At the center of it all, what concerns me the most is the implication the design of this Bill entails. After all the sad and stupid debates throughout the 14 years or so this Bill has gone through, the Filipino people seem to go back to where they feel they are comfortable with – an entitlement and mendicant society rather than a society that values individual responsibility. So Filipinos would rather demand free stuff to support their sexual lifestyle choice, claim it as a health issue and expect someone else to pay for it. So what’s next? Free dinner? Free movie? Free cellphone load so that you can hook up with the guy you met on an internet dating site and get to use the free contraceptives that is guaranteed by the RH Bill? Oh well, thanks for reading folks! I have to go – my hooker is ready (which by the way, you’ll be paying for).

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28 Comments on “Should the State Pay for My Hooker Too?”

    1. I’d just like to add something that I just thought of:
      Equality or whatever the correct term is…if pleasure is to be guaranteed for men, then this bill won’t be able to work…since to maximize pleasure for a man (and a woman in truth) there would need to be no rubber barrier known as a condom.

    2. Hi stahlbacht! Yes, I agree… it will be up to the individual whether or not this thing will turn out great or a dud. But that’s also scary if we think about it. I mean a lot of our countrymen don’t exactly have a good record when it comes to individual responsibility. Thanks for reading!

      1. Hector,

        Around November of 1999. I really forget the name of the establishment in Surrey- we made the drive on the premise that Ron was just going to tell stories for an hour. When we got there they still kept saying his name as if he was going to be there. Then I think the excuse was delay in customs. Which is BS if you ever saw the movie based on him. He travels without luggage because he is way too frugal. I remember consoling outselves with a Red Robin dinner. Thirteen years and several continents away later I still regret what could have been.

  1. Hector, do we even need government to stock and give away free condoms? Eh ang mura-mura na nga eh.

    It just teaches more irresponsibility.

    Parang, sige, maging salot ka sa lipunan, sagot ng gobyerno lahat.

    1. I’m not for giving out condoms/contraceptives for free either. i think it just encourages waste and knowing Pinoys they might dispose of these in an irresponsible way (i.e. down esteros and storm drains).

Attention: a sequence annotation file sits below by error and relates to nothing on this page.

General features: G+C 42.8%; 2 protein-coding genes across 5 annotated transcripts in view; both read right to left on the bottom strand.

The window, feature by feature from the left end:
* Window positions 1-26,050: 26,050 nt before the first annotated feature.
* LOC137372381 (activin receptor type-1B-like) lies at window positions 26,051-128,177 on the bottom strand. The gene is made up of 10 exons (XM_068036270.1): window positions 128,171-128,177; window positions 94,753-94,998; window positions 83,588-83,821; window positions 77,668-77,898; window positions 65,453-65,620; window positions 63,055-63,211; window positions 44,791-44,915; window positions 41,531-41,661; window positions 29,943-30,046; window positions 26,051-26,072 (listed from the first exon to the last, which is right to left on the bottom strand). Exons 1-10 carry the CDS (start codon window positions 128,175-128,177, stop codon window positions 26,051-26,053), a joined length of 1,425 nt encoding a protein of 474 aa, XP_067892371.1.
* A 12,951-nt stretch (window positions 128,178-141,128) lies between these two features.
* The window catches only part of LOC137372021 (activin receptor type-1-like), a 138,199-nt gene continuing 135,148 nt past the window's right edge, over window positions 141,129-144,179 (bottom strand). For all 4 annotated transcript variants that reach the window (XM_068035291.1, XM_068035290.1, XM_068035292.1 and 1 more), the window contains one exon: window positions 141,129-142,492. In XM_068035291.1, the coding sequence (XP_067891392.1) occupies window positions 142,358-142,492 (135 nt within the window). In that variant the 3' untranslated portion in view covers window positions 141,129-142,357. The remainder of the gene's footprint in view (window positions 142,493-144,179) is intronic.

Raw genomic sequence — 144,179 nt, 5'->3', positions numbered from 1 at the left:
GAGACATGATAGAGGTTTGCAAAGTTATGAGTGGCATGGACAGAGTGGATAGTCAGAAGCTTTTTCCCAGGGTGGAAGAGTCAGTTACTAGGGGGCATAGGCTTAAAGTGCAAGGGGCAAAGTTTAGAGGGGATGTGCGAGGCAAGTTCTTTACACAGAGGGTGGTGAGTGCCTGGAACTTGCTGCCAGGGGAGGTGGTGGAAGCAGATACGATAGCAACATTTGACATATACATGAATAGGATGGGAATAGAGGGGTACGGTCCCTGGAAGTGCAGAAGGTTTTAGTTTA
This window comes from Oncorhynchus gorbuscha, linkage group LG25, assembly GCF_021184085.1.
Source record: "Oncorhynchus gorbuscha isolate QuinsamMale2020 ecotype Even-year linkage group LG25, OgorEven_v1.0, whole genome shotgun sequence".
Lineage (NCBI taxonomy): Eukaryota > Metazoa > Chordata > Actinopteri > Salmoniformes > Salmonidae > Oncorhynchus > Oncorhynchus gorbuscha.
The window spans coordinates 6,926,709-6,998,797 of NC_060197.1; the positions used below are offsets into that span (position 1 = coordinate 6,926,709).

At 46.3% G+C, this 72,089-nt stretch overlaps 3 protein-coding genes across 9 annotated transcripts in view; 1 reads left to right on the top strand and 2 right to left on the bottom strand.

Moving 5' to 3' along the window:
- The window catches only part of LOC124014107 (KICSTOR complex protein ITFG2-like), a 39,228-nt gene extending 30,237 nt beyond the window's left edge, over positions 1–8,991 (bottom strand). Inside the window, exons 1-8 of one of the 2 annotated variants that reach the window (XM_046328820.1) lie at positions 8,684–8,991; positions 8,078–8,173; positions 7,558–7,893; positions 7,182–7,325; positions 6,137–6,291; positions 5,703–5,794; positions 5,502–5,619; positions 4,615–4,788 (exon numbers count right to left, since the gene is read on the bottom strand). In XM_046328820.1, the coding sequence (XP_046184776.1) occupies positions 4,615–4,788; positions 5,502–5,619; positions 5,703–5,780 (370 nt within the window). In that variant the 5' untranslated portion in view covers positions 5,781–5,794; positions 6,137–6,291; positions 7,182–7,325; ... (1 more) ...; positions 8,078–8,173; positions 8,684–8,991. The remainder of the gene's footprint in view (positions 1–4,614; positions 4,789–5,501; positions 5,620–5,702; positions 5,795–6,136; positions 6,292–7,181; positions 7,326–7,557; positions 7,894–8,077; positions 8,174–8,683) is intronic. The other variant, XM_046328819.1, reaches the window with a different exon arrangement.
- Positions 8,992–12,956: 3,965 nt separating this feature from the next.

1. I agree, benign0. In addition, the whole idea of giving more forms of doleouts (this time in the form of free contraceptives) really reinforces our mendicant and mooching society. Eh talagang hindi uunlad ang bansa nyan. Best regards and by the way… thanks for the t-shirt! 🙂

    2. Hi Paul! Yeah… exactly! What’s even more irritating is the thought that a lot of these folks who are deemed too poor to afford condoms can waste money on cell phone loads texting stupid messages or spend the whole day playing tong-its. With regards to government… well… I’m not exactly a fan of government in general. The way I see it, they kinda have a reverse Midas touch. Everything it touches turns to turd. Can we really trust the LGUs and the baranggays to stock and distribute these contraceptives? Yeah… with the rampant corruption around? I doubt it. I have a feeling this whole this is just going to be one helluva waste as the mechanism wasn’t exactly well thought out. Thanks for reading!

    1. I agree, Chino. I get the impression that it is one of those “pwede na yan” concocted ideas. Like I said, the intended benefits are okay but there are other factors they probably didn’t bother to consider or ponder on. For a half-assed law, sometimes it can turn out more harmful than good. In the end it would be good for the lobbyist who will directly profit from the sales of the contraceptives to the government and the politicians who will get their cut of the loot. The people would end up still getting screwed without the protection. *Pun intended* 🙂 Thanks for reading!

      1. This type lawmaking seems common for most of our laws. For example, our Penal Code had been unchanged since 1930, so it’s basically obsolete. Yet the lawmakers don’t even think about this. Also, they’re onto making laws that make more money. Somehow, I feel that Congress and Senate are focused on making more laws to increase revenue and income. Aside from the recent 2013 budget approval, the Sin Tax Reform Law. More for the pork.

        1. I believe Ilda touched on that matter in her article, citing Harvard professor James Robinson. The Philippines operates under political and economic institutions that are “extractive” in nature. From “Why Nations Fail” Robinson writes:

          “Extractive political institutions concentrate power in the hands of a narrow elite and place few constraints on the exercise of this power. Economic institutions are then often structures by this elite to extract resources from the rest of the society… Inclusive political institutions, vesting power broadly, would tend to uproot economic institutions that expropriate the resources of the many, erect entry barriers, and suppress the functioning of markets so that only a few benefit.”

          Since the time of the Spanish colonization, government officials in the Philippines have passed legislation that promote monopolies, blocked innovation and entrepreneurship and prevented society from fully harnessing our people’s talents, skills and creativity.